8th Annual Texas Teapot Tournament Commences in Style
Ra-ta-tat Tea by Meryl Ruth
Photo by Meryl Ruth
"This ain't your Grandma's teapot." With apologies to the grammar police, I highly recommend visiting 18 Hands Gallery to see ceramic creations that resemble space creatures, leopard-print boots, monkey heads or something straight out of Tim Burton's brain. Entries from the Houston-based Clay Arts Museum and Educational Organization are on display this month in CAMEO's 8th Annual Texas Teapot Tournament.
A person could easily picture Hobbits from Middle-earth drinking tea from Welsh ceramist Geoffrey Swindell's Best of Show entry; tiny polka dots on a delicate miniature pot with minaret top. Imagine viewing farmlands from an airplane window, but in hues of brown, orange and tan.
Second place winner Scott Dooley's Industrial Teapot was all angles and elbows; a mottled patchwork of yellow and olive tones, cobbled together with an Erector Set (though still fashioned from clay), and topped with the tiniest lid imaginable. He had another piece in the show, smaller and more neon green in tone, which strongly resembled a Rube Goldberg machine.
Anthony Martin's Frozen in Time amazing fantasyland creation features a snail-pulled box-like carriage teeming with frog, snake, worm, scorpion, gecko and spider.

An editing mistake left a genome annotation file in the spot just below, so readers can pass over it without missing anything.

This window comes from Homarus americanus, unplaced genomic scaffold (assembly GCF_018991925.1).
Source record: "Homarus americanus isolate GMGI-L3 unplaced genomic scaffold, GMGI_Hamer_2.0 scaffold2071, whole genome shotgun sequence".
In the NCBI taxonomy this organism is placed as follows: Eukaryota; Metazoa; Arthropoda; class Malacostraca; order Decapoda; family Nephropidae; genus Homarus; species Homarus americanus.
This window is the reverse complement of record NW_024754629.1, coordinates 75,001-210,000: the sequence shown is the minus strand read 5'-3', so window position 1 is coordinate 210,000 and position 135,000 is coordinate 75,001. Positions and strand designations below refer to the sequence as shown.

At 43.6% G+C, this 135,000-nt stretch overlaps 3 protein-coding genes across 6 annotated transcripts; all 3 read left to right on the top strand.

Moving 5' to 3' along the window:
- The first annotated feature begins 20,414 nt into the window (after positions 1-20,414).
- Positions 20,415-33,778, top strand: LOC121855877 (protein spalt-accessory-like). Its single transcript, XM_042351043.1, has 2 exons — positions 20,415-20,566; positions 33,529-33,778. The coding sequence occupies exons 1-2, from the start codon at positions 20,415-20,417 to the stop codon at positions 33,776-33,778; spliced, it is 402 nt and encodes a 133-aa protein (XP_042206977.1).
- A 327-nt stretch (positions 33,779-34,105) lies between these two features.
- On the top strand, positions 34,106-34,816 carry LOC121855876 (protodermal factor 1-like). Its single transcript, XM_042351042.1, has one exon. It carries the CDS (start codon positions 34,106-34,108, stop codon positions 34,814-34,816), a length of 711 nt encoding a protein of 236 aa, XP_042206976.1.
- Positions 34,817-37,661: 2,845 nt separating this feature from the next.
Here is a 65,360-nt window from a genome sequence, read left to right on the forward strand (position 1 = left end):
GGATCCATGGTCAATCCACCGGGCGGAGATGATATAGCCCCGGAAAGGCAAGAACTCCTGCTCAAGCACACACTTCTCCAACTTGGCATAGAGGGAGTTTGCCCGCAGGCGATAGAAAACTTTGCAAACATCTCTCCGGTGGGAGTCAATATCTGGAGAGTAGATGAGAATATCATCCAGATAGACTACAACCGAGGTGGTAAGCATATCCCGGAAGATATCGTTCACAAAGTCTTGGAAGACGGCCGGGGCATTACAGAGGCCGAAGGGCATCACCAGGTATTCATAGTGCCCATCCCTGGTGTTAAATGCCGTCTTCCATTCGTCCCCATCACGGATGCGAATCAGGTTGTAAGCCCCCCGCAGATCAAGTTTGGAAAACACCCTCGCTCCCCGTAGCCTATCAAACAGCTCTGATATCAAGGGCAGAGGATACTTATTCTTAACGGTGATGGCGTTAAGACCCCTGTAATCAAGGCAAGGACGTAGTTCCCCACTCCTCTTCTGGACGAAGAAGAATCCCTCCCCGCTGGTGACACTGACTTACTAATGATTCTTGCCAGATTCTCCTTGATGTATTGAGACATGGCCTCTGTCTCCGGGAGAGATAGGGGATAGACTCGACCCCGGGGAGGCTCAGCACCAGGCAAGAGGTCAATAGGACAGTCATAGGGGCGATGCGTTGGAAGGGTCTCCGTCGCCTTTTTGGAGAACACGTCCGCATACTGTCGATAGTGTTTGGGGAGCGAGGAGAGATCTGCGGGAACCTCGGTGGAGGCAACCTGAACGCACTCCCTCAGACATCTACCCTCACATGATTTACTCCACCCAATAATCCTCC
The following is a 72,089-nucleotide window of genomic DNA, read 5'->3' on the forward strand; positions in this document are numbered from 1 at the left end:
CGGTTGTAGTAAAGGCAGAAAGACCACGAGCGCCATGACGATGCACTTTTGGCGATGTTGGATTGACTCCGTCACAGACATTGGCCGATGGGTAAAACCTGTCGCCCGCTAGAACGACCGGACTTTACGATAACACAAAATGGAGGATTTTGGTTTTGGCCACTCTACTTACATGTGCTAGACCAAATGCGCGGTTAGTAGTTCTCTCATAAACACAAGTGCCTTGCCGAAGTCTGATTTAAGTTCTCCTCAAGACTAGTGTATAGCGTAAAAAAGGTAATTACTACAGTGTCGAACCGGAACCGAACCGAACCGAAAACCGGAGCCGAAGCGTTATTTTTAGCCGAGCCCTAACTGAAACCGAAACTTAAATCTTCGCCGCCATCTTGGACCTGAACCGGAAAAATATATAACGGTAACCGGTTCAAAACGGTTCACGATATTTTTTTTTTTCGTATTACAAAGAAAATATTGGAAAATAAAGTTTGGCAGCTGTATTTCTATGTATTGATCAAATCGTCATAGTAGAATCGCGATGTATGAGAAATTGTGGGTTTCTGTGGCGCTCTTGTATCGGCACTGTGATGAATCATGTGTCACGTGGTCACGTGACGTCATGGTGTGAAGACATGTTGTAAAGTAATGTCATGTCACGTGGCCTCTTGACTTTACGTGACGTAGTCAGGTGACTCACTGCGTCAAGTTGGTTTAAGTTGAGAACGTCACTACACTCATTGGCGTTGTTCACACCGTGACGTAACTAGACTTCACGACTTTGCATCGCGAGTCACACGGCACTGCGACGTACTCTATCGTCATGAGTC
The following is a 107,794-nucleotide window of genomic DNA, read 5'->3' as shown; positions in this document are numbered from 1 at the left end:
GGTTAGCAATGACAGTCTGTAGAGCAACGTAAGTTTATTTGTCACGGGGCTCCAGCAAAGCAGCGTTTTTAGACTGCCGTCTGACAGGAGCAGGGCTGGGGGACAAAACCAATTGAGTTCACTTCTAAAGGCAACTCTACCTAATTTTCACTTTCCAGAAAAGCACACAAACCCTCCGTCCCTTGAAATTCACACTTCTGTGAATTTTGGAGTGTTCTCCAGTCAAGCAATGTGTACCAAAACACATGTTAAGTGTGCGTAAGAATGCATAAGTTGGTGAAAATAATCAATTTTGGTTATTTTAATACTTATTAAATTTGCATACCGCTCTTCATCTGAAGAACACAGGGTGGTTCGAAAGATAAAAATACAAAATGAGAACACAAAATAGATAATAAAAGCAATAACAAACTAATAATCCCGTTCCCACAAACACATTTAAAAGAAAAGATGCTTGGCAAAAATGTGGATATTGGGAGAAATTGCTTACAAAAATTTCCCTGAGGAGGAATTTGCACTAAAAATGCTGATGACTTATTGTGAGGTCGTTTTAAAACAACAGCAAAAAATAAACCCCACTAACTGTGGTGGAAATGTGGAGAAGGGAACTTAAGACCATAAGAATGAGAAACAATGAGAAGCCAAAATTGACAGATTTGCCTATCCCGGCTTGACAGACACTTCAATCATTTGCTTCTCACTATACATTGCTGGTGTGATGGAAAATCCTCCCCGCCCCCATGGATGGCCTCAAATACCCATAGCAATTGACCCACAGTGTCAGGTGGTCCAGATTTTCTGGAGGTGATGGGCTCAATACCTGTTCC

Almost grotesque in appearance, though oddly appealing, was Texas-based Steve Hilton's Crossbedding XIV, which was awarded honorable mention. Resembling rosettes of fungi or rough, gnarled bark from a diseased tree, it seemed so natural that it could easily be overlooked in a forest setting. His other entry, Crossbedding XVII, was similar in style but with a rounder footprint.
Meryl Roth's Ra-ta-tat Tea featured a life-like woodpecker on a tree, and her Fit to a Tea leopard print boot with laces and leopard top was ingenious; the cat's tail served as the handle.
Tripti Yoganathan's Matsya was a peacock blue blowfish pot-within-a-pot with fish scale sides, plumed tail, and elaborate pen and ink patterning.
Susan Calafrancasco's Monkey Dude was a bit unsettling, with his stuck-out tongue and oddly placed horns encircled by a rope or snake.
Jamie Brogdon's Golden Ruffle teapot reminded me of a cabbage rose of piled linen, with faint whispers of gold dust tinting the folds and edges; very ethereal and beautiful in is delicateness.
I also marveled at the technical difficulty in some of the caged pots with decorative overlays, such as Collette Spears' dark green Articulated Storm and blue Gridded Pleasure.
Creating a teapot is the final test of a potter's art; the challenge of assembling four different pieces and making them look as if they belong together shows excellence in the technical aspects of this discipline. Even if you don't drink tea, please do find the time to view these pieces, many of which were already sold on opening night and will no longer be available for viewing come February.
CAMEO was established in 2006 as a nonprofit organization to support and encourage emerging clay artists; as a teaching center for Houstonians to get their hands in clay; and as a collecting museum that also hosts clay art exhibitions.
CAMEO's 8th Annual Texas Teapot Tournament continues through January 31, at 18 Hands Gallery, 249 W. 19th, Suite B, open Wednesday to Saturday, 10 a.m. to 6 p.m., and Sunday noon to 5 p.m., 713-869-3099, 18handsgallery.com.
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